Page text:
National Geographic Society, USAID, GACC Spark Fund, Halloran Philanthropies
2012: Unreasonable Institute Fellowship2012: TED Fellowship2012: Tech Awards Laureate
2013: Community Solutions Fellowship
2014: National Geographic Emerging Explorer
Eco-Fuel Africa empowers communities in Africa to use technology to convert locally sources farm and municipal waste into clean cooking fuel (green charcoal) and organic fertilizers (biochar). This hampers deforestation, reduces indoor air pollution, improves educational opportunities among girls and women by eliminating the need to search for wood, and provides farmers with organic fertilizers.
Low cost char kilns made of recycled oil drums
Tailor-made briquette machines
Green charcoal briquettes
Eco-fuel Africa targets poor Ugandan households in urban and rural areas, which primarily use wood-based fuels for cooking. The enterprise provides cleaner and safer cooking fuel in the form of green briquettes produced from bio-waste.
Despite having a starting budget of $500 in 2010, Eco-Fuel Africa began to cover its costs and generate a profit in 2012.
Most of the enterprise’s revenue comes from the sale of its green charcoal briquettes. A smaller portion comes from the sale of the kilns.
Eco-fuel Africa empowers local communites in Africa to convert farm and municipal waster into clean cooking fuel and organic fertilizers using affordable, proprietary kilns and eco-fuel press machines.
This creates jobs for people at the base of the pyramid, reduces indoor air pollution, and deforestation.
Unlike fuelwood, Eco-fuel Africa’s green briquettes burn cleaner, burn longer, and are 65% cheaper.
Ecofuel Africa’s technology also does not require electricity to operate and can be used by a variety of people, even those who are illiterate and don’t posses any skills.
Over 500 million people in Africa are dependent on fuel wood.
Africa is losing its forests at twice the global average.
500,000 people die annually from exposure to indoor air pollution that is typically 100 times the healthy level established by the WHO.
Up to 40% of household incomes are spent on fuel.
Women and children spend up to 5 hours a day collecting fuel wood.
Where They Are Now
Impact to Date
10,000+ households in Uganda use Eco-Fuel Africa’s clean cooking fuel
4,000+ jobs created
150,000 trees planted in Uganda
2014: Reach 20,000 new households
2015: Expand into two new regions in Uganda and reach 60,000 households
2020: Expand to East and Central Africa
2010: Launched in June with only $500 in capital
2012: Broke even
2013: 2,500 farmers had joined the network
2014: 460 women have become micro-entrepreneurs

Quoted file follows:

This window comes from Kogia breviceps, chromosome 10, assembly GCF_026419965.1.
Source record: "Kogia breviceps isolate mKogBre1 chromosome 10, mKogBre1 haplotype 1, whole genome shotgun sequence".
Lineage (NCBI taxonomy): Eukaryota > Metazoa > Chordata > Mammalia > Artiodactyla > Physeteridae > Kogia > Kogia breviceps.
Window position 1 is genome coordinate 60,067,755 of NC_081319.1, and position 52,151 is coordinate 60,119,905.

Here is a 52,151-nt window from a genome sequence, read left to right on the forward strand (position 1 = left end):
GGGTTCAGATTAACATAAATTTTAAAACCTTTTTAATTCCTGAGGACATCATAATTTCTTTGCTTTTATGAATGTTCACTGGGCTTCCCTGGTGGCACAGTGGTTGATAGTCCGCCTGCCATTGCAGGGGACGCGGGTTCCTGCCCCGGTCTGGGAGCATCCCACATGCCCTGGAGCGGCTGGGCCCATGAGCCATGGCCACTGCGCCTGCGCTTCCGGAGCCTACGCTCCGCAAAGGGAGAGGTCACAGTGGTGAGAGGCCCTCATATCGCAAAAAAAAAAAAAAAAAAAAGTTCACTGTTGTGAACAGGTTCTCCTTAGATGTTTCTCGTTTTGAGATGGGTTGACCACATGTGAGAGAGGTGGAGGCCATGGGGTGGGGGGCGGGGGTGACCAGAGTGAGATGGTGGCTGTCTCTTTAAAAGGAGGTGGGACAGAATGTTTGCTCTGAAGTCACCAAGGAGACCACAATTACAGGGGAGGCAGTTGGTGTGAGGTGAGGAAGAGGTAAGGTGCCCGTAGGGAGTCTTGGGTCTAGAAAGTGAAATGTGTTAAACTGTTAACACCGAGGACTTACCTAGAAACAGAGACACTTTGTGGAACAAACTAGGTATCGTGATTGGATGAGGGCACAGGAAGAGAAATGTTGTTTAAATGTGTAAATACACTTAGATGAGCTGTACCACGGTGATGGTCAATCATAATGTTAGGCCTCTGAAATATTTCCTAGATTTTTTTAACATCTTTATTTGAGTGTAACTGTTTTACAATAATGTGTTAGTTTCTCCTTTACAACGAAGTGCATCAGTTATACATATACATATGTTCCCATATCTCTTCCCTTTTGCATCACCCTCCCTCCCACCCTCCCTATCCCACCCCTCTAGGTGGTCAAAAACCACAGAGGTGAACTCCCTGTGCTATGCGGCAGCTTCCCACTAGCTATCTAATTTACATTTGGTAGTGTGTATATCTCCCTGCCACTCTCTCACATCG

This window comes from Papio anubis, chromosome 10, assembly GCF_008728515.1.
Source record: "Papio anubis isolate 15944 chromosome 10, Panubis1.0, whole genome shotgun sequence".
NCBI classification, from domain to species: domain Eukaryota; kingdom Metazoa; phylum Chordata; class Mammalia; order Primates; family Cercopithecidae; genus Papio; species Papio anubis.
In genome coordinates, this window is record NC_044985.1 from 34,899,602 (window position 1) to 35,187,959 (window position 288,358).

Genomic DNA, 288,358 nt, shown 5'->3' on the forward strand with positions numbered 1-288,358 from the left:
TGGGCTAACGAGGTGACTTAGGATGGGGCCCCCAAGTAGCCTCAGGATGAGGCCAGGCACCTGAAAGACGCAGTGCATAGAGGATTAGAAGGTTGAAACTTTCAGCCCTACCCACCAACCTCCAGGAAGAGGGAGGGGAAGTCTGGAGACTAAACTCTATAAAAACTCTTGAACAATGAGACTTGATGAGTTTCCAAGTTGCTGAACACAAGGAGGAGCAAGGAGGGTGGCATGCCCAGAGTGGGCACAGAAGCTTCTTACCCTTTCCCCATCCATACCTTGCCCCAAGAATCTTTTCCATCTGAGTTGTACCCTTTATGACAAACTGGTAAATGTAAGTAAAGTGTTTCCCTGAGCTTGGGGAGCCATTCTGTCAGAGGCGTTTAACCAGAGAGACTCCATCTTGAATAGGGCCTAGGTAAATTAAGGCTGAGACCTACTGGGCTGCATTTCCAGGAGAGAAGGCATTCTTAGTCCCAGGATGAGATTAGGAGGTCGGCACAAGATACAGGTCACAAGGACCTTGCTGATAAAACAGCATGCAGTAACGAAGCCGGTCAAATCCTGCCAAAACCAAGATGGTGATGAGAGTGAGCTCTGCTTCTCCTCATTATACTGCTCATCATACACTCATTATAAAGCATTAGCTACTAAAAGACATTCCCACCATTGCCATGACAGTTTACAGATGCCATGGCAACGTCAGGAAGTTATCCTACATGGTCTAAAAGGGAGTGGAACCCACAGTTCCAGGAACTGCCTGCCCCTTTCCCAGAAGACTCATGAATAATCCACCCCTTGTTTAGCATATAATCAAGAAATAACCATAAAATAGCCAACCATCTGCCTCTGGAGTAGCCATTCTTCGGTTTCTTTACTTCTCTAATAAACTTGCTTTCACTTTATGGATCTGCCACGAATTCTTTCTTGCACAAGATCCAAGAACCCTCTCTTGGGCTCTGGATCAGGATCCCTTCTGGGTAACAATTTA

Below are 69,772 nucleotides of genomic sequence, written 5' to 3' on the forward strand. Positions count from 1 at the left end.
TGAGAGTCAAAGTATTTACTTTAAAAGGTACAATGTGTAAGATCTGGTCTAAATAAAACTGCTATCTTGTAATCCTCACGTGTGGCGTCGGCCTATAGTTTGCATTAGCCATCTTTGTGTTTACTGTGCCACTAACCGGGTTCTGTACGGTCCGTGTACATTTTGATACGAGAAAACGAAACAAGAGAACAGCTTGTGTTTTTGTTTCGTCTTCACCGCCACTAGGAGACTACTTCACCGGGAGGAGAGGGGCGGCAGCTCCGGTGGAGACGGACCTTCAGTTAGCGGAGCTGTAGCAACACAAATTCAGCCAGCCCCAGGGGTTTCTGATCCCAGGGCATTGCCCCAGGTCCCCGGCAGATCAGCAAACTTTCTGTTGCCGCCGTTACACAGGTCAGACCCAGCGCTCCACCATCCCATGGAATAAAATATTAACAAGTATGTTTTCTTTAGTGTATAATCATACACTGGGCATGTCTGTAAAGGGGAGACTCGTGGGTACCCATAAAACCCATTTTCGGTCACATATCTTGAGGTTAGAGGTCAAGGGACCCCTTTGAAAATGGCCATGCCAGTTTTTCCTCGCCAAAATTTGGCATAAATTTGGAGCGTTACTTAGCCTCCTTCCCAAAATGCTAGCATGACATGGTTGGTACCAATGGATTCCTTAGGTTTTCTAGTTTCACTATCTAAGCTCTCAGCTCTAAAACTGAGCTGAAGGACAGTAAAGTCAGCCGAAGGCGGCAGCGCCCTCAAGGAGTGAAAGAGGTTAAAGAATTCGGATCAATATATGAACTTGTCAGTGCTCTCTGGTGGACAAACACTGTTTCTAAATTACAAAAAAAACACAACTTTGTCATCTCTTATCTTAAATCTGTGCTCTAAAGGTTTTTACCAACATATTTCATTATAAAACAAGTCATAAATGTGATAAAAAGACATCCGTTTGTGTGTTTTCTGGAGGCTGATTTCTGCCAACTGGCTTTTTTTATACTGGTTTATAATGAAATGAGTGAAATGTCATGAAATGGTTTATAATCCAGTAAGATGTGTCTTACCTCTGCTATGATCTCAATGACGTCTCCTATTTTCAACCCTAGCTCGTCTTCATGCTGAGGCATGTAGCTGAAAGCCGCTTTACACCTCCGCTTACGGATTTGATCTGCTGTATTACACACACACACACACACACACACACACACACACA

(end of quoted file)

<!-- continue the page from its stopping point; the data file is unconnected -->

2014: $330,000 raised in funding
How They Deliver
The carbonization kilns are purchased at $75 a piece by Eco-Fuel Africa. These are made from recycled oil drums and are given to farmers on a lease-to-own basis.
Farmers use the kilns to turn their agricultural waste into char. The fine powder is sold to Eco-Fuel Africa.
Eco-Fuel Africa focuses on a decentralized distribution model.
It is far easier to transport char than it is to transport agricultural waste.
Char is taken to Eco-Fuel Africa’s production centers either by the farmers themselves or by collection agents in the villages. Farmers are paid cash.
Once the briquettes are made, Eco-Fuel Africa sells them through a network of exclusively female micro-franchisees who are typically marginalized (e.g. widows, single mothers, teenage mothers).
These women sell the briquettes out of a kiosk in villages where Eco-Fuel Africa is not originally operating.
The carbonization kilns are made affordable to farmers through a lease-to-own model whereby they make small, affordable payments to Eco-Fuel Africa until the full price of the kiln has been paid off.
The monthly payments are affordable because the farmers are generating income by selling the char.
The carbonization kilns are made from recycled oil drums that are locally sourced and cheap.
In its early years, Eco-Fuel Africa has relied primarily on grants and donations from organizations such as USAID and National Geographic. The enterprise will continue to seek grants to help expand operations and improve their technologies.
Eco-Fuel Africa is able to cover its costs and generate a profit through the sale of its carbonization kilns and green charcoal briquettes.
Beginning in 2015, Eco-Fuel Africa will seek mainly debt and equity.
Eco-Fuel Africa is looking to expand primarily to new locations
The enterprise will focus exclusively on reaching people in Uganda until 2015.
Between 2016 and 2020, the enterprise intends to scale to East and Central Africa.
Between 2020 and 2030, Eco-Fuel Africa hopes to expand to all of Africa.
Despite having an ambitious scaling plan, Eco-Fuel Africa produces a deep, holistic impact for each of its customers.
Farmers who use the carbonization kilns make money from selling the char dust to Eco-Fuel Africa but also benefit from putting the larger pieces of biochar into their fields. Biochar can augment soils and make farms far more productive.
Not only do the farmers benefit, but impoverished and/or marginalized women are empowered as owners of their own briquette selling microfranchises.